Sharks' hearts and minds will decide playoff berth

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Sharks' hearts and minds will decide playoff berth

There is no compelling mathematical argument to be made for the Sharks missing the playoffs. Theyre two back with nine to play, and have games in hand two more than Colorado, one more than Phoenix.

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But thats the worst possible thing to tell these mopes. That they have breathing room. Or that they just played well. Or that things are looking up.They only realize the true meaning of desperation and how to handle it when they have no place to go but out. They dont gear up until theyre pointed up a steep hill and the car stalls. They dont power up until the battery looks like its dead.Or maybe theyre feeling so desperate than putting the old police chokehold on their sticks trying so hard that they forget that effort without purpose is just aerobics. They run around like that vial of fire ants they were smuggling in their shorts has just broken and the wildlife is savaging their delicates.Either way, and only they know as individuals whether they care too little or dont care enough, the point is that they stink absolutely stink at this scrambling for a playoff thing.There is no other useful explanation for their last month and a half, where they rise up for teams they have always regarded as their equals but lay down against their traditional inferiors. They fancy themselves an elite team, and they emit results that make them look like the Winnipeg Jets.Of their eight wins since Feb. 1, six have come against playoff teams, and the goal differential in those wins (over Dallas, Chicago, Washington, Philadelphia, Nashville and Detroit) is 21-11.But of their 17 losses over that time, nine have come against non-playoff teams, and by that we mean teams that have no or almost no hope of making it. And the goal differential in those games (under Calgary, Tampa Bay, Carolina, Columbus, Minnesota, Buffalo, Edmonton, Calgary again and Anaheim) is 23-35.Combined, they are 6-8 against good teams, which isnt great. But they are 2-9 against bad ones. Let that marinate in your heads for a minute.Okay. Now throw up.Finished? Good. Times up.That is a screeching advertisement for short attention span. Or a basic misunderstanding of how to play desperate but smart hockey.If you had gotten properly piefaced on February 1 and figured out what games the Sharks should have won or lost by going through their schedule, you would have come up with a conservative estimate of 16-9. That would have put them at about 96 points now, give or take the odd overtime result, and that would have put them not tenth, but second, a stride ahead of Vancouver and within reach of St. Louis.In short, this isnt about math at all, but a measure of the hearts and minds within the room. The Sharks have either massively underachieved as players, or they dont know how not to be front-runners.The easy and stupid response is to blame head coach Todd McLellan for not reaching them, but this is a veteran team with seven years of regular season success that should not require the coach to remind them not to lay down to Anaheim at home.The second easy response is to accuse general manager Doug Wilson of not maximizing his trade skills, but Brent Burns has been better for San Jose than Dany Heatley and Devin Setoguchi have been for Minnesota, and Martin Havlat tripping over the dasher and losing 39 games is not really managements fault.Well give you Jamie McGinn for the moment, as he has considerably outperformed both Daniel Winnik and T.J. Galiardi, but if Colorado doesnt make the playoffs, how much damage was done? And do you really think that McGinn could have snapped the rest of the roster to attention against Calgary or Columbus or Buffalo?No, this is not on the coach, and the general manager hasnt failed either. There are too many years of good results to determine that they have become stupid.This is about the players taking too long to learn how not to be front-runners, about relying on their talent to save them when their attention span and devotion to detail are more important.These results speak volumes about their inability to learn a new skill playing with angry dogs snapping at their hinders and about their refusal to accept their new paradigm as an ordinary team producing sub-ordinary results.In short, they need to take the games in hand and the wins over Nashville and Detroit and Philly and the history and shove them all forcefully in an uncomfortable place. The players as a group and individually must look at these results, throw up themselves, and then play as though they were merely a 45-day aberration rather than the condemnation they really are.Unless they are actually worse than everyone thinks they are, and that the four-year window they expected is closing after two. And let that marinate with you, too.Ray Ratto is a columnist forCSNBayArea.com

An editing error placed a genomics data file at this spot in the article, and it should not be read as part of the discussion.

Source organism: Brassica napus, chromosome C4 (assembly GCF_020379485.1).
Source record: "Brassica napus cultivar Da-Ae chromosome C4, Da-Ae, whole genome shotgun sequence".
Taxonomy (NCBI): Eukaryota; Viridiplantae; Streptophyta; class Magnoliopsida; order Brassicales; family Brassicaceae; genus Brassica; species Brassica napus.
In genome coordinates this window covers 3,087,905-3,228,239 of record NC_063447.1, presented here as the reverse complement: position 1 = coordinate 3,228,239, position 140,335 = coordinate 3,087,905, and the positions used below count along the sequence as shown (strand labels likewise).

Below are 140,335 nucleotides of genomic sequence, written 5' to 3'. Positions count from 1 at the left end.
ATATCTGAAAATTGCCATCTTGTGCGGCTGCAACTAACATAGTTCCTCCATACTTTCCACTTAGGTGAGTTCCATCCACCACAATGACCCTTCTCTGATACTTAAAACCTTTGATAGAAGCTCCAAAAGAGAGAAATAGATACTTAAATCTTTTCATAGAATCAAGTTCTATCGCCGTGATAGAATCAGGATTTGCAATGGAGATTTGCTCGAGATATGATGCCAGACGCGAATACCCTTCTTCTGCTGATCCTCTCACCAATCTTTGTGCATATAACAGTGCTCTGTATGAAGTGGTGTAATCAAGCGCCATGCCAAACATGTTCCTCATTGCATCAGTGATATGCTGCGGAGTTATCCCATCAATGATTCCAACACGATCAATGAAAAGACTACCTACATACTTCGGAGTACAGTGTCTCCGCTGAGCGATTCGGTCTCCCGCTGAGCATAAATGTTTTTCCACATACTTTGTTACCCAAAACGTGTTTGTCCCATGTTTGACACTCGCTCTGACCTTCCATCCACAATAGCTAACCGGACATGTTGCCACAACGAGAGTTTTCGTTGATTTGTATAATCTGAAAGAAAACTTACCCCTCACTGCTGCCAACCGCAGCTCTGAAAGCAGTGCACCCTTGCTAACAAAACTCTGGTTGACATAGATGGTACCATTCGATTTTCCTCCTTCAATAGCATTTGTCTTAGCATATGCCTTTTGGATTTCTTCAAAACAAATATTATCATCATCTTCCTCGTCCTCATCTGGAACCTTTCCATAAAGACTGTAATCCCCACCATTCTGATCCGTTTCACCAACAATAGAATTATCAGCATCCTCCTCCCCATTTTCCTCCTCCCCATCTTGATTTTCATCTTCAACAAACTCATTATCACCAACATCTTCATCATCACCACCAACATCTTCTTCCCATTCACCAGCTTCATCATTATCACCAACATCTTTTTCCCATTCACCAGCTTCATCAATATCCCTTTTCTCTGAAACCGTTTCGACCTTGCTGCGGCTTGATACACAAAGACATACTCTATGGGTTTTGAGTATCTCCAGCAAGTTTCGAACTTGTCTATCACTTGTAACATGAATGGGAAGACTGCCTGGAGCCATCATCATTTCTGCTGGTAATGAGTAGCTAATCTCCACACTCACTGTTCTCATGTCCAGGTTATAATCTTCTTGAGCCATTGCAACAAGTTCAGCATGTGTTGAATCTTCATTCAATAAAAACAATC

Mailbag: Which Sharks player is most likely to be traded?

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AP

Mailbag: Which Sharks player is most likely to be traded?

No one asked, but I’m going to begin this week’s mailbag with my prediction for the Stanley Cup Final – Preds in six. Now that that’s out of the way, let’s get to a few of your questions…

Most likely to be moved this off-season? (Nik @niknisj25)

If the Sharks do make a move – and I’ve argued here that I think it may be time for a shakeup – they’ll surely be looking for someone up front to boost the offense. In that case, they’d likely have to sacrifice a defenseman or two.